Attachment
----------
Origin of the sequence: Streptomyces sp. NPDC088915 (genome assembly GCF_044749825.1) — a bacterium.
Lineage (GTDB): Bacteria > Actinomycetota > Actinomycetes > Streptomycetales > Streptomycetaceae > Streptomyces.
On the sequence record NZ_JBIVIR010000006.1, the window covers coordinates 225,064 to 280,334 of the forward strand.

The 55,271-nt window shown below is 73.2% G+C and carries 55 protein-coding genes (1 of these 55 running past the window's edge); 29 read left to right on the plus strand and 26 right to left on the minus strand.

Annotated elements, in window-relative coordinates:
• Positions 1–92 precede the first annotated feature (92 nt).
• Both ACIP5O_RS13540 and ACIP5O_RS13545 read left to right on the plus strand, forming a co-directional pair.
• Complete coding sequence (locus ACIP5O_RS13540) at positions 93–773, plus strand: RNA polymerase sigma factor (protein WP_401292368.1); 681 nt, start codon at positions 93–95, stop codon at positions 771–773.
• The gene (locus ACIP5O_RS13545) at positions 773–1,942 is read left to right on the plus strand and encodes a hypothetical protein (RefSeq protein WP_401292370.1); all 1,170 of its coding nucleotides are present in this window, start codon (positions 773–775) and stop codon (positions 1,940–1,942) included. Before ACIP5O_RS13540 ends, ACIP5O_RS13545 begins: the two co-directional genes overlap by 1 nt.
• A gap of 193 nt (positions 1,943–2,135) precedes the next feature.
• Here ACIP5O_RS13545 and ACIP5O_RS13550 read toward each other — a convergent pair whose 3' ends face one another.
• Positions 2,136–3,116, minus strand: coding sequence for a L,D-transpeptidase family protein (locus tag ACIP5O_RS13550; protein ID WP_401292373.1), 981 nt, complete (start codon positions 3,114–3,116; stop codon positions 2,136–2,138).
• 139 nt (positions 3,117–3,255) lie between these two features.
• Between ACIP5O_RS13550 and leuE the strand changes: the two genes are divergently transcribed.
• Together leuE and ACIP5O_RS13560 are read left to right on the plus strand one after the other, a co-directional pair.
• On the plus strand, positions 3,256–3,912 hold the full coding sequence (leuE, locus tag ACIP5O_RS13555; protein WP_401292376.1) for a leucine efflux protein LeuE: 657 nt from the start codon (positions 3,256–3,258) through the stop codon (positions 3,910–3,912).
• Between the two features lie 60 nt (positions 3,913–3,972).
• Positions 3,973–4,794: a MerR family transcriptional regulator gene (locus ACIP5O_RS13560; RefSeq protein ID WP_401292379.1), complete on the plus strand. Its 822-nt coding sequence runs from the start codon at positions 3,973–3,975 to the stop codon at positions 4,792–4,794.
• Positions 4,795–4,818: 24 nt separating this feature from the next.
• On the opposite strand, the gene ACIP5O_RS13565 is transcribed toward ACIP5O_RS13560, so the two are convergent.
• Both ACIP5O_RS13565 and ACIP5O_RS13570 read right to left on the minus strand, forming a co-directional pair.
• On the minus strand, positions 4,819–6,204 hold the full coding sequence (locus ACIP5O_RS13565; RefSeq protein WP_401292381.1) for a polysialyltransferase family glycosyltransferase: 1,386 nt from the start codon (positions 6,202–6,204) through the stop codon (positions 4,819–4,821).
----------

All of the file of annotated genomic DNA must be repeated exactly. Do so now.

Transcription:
Origin of the sequence: Streptomyces sp. NPDC088915 (genome assembly GCF_044749825.1) — a bacterium.
Lineage (GTDB): Bacteria > Actinomycetota > Actinomycetes > Streptomycetales > Streptomycetaceae > Streptomyces.
On the sequence record NZ_JBIVIR010000006.1, the window covers coordinates 225,064 to 280,334 of the forward strand.

The 55,271-nt window shown below is 73.2% G+C and carries 55 protein-coding genes (1 of these 55 running past the window's edge); 29 read left to right on the plus strand and 26 right to left on the minus strand.

Annotated elements, in window-relative coordinates:
• Positions 1–92 precede the first annotated feature (92 nt).
• Both ACIP5O_RS13540 and ACIP5O_RS13545 read left to right on the plus strand, forming a co-directional pair.
• Complete coding sequence (locus ACIP5O_RS13540) at positions 93–773, plus strand: RNA polymerase sigma factor (protein WP_401292368.1); 681 nt, start codon at positions 93–95, stop codon at positions 771–773.
• The gene (locus ACIP5O_RS13545) at positions 773–1,942 is read left to right on the plus strand and encodes a hypothetical protein (RefSeq protein WP_401292370.1); all 1,170 of its coding nucleotides are present in this window, start codon (positions 773–775) and stop codon (positions 1,940–1,942) included. Before ACIP5O_RS13540 ends, ACIP5O_RS13545 begins: the two co-directional genes overlap by 1 nt.
• A gap of 193 nt (positions 1,943–2,135) precedes the next feature.
• Here ACIP5O_RS13545 and ACIP5O_RS13550 read toward each other — a convergent pair whose 3' ends face one another.
• Positions 2,136–3,116, minus strand: coding sequence for a L,D-transpeptidase family protein (locus tag ACIP5O_RS13550; protein ID WP_401292373.1), 981 nt, complete (start codon positions 3,114–3,116; stop codon positions 2,136–2,138).
• 139 nt (positions 3,117–3,255) lie between these two features.
• Between ACIP5O_RS13550 and leuE the strand changes: the two genes are divergently transcribed.
• Together leuE and ACIP5O_RS13560 are read left to right on the plus strand one after the other, a co-directional pair.
• On the plus strand, positions 3,256–3,912 hold the full coding sequence (leuE, locus tag ACIP5O_RS13555; protein WP_401292376.1) for a leucine efflux protein LeuE: 657 nt from the start codon (positions 3,256–3,258) through the stop codon (positions 3,910–3,912).
• Between the two features lie 60 nt (positions 3,913–3,972).
• Positions 3,973–4,794: a MerR family transcriptional regulator gene (locus ACIP5O_RS13560; RefSeq protein ID WP_401292379.1), complete on the plus strand. Its 822-nt coding sequence runs from the start codon at positions 3,973–3,975 to the stop codon at positions 4,792–4,794.
• Positions 4,795–4,818: 24 nt separating this feature from the next.
• On the opposite strand, the gene ACIP5O_RS13565 is transcribed toward ACIP5O_RS13560, so the two are convergent.
• Both ACIP5O_RS13565 and ACIP5O_RS13570 read right to left on the minus strand, forming a co-directional pair.
• On the minus strand, positions 4,819–6,204 hold the full coding sequence (locus ACIP5O_RS13565; RefSeq protein WP_401292381.1) for a polysialyltransferase family glycosyltransferase: 1,386 nt from the start codon (positions 6,202–6,204) through the stop codon (positions 4,819–4,821).